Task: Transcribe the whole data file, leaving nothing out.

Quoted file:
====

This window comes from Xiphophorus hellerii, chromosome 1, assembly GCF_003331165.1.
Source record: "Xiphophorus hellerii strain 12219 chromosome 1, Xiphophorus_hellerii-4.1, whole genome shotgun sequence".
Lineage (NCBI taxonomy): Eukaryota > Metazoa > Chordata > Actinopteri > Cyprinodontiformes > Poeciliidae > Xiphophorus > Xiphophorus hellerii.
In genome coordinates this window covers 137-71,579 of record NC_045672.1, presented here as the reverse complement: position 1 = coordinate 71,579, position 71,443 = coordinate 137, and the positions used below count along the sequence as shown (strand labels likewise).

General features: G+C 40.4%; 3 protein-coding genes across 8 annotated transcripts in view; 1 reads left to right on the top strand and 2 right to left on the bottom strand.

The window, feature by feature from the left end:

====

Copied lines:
This window comes from Xiphophorus hellerii, chromosome 1, assembly GCF_003331165.1.
Source record: "Xiphophorus hellerii strain 12219 chromosome 1, Xiphophorus_hellerii-4.1, whole genome shotgun sequence".
Lineage (NCBI taxonomy): Eukaryota > Metazoa > Chordata > Actinopteri > Cyprinodontiformes > Poeciliidae > Xiphophorus > Xiphophorus hellerii.
In genome coordinates this window covers 137-71,579 of record NC_045672.1, presented here as the reverse complement: position 1 = coordinate 71,579, position 71,443 = coordinate 137, and the positions used below count along the sequence as shown (strand labels likewise).

General features: G+C 40.4%; 3 protein-coding genes across 8 annotated transcripts in view; 1 reads left to right on the top strand and 2 right to left on the bottom strand.

The window, feature by feature from the left end: